Tuesday 30/07/2002Nawww.... This is just silly. Western Digital's latest drive, costing £250 or thereabouts, is 200GB.

Tuesday 30/07/2002
Nawww.... This is just silly. Western Digital's latest drive, costing £250 or thereabouts, is 200GB. Stonker! If you have a record collection too big to fit onto that, then you really should get out more. Unless you're The Avalanches (an Australian music duo, m'lud, who've made one smasheroonie of a record from 900 odd samples) in which case you should stay in and make more music pronto. And since even Microsoft and the army of synchronised penguins are proving unequal to the task of bulking up system and application software fast enough to keep pace with hard disk developments, there's not much doubt that such humongous data sponges are there for digital media.

Which is ironic, given the ever-more frantic efforts of the media owners to stop us doing any such thing. On top of last week's business of allowing the record companies to hack into your computer and destroy anything they don't like, we now see the Anticounterfeiting Amendments of 2002, a bill presented to the US Senate. This was originally aimed at people who fake holograms and certificates of authenticity, but has been quietly rewritten to cover anyone who tampers with digital rights management, file watermarking and so on. With fines of up to $25,000 per act of naughtiness, this could severely impact on the petty cash funds of anyone who's tempted to perform the massively illicit, technologically sophisticated evil of masking out bits of a protected audio CD with magic marker so it'll play on their CD. What a fun world we're building.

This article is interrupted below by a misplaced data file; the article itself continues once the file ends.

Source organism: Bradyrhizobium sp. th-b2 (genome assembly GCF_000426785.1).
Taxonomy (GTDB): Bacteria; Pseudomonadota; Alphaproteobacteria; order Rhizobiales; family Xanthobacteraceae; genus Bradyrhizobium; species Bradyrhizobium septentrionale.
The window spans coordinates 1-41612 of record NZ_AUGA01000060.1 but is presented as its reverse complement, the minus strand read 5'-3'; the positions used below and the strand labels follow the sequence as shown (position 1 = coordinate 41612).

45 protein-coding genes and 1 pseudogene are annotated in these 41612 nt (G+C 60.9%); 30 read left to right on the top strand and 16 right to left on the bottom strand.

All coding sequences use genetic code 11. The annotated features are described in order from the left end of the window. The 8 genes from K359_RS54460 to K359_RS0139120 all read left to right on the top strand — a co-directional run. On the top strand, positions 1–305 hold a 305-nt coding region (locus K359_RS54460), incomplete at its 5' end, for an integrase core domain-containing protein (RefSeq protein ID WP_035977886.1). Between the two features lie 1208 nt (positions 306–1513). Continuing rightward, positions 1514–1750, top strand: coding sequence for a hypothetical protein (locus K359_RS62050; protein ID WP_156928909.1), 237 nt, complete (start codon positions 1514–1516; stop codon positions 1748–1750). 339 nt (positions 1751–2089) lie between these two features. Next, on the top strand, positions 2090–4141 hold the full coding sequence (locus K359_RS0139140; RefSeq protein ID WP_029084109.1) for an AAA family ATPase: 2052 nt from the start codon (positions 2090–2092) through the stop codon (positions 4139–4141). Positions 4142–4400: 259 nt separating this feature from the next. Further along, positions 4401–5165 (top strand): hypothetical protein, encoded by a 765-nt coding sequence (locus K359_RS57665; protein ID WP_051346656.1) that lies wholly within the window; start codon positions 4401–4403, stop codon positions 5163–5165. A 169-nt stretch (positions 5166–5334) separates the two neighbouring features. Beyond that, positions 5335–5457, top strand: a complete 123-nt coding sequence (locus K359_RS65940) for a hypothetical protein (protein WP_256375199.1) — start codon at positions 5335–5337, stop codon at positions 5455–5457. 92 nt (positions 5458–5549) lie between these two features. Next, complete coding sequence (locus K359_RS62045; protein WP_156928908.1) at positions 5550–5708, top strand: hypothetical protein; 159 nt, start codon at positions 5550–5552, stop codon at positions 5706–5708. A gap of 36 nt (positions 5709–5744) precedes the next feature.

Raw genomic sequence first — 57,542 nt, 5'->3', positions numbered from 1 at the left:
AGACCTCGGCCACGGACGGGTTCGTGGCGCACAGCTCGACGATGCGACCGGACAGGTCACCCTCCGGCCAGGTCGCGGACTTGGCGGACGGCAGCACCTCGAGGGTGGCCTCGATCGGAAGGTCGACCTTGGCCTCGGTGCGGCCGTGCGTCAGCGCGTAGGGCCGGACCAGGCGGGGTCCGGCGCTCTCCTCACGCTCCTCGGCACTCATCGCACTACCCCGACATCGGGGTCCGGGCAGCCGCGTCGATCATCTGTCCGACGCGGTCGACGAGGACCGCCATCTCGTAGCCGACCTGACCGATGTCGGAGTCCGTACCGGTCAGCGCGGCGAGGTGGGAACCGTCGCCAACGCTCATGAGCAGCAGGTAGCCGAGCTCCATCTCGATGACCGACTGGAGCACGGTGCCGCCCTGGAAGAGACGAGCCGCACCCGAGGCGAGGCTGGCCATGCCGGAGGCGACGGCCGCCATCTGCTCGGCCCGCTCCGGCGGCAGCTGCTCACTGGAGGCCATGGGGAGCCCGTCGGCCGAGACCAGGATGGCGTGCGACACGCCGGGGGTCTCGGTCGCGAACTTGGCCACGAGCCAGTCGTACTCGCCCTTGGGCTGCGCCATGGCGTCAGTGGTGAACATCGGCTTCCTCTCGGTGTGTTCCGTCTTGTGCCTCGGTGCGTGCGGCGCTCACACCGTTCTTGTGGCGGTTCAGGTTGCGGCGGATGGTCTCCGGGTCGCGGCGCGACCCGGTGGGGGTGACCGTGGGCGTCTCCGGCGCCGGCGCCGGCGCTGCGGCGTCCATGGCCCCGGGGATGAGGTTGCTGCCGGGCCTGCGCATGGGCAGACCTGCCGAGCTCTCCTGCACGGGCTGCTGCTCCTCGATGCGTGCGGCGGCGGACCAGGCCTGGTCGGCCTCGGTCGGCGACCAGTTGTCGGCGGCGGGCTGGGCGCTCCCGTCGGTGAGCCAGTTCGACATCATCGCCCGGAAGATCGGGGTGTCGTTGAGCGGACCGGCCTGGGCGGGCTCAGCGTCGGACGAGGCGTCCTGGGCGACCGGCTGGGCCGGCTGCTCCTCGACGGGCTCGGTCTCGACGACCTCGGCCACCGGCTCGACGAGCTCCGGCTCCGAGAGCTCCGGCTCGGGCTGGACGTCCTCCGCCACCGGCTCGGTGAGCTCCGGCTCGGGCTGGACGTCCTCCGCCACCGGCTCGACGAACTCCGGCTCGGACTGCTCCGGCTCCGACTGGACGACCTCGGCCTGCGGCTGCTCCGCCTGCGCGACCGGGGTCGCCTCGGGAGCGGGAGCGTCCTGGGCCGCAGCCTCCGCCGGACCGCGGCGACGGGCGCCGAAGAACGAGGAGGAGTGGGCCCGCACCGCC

One of the effects of this sort of legislation, ironically, may be to weaken copy protection and anti-piracy technologies. If you know that you can bankrupt anyone who even so much as thinks of breaking your code, you don't bother to expend much energy in creating it. And the process of testing new methods and then building on what you find is going to be much harder, if it's illegal to do anything but play the content on whatever authorised players the powers that be are graciously releasing to the criminal classes this week.

Legislation's a lousy way to change human behaviour.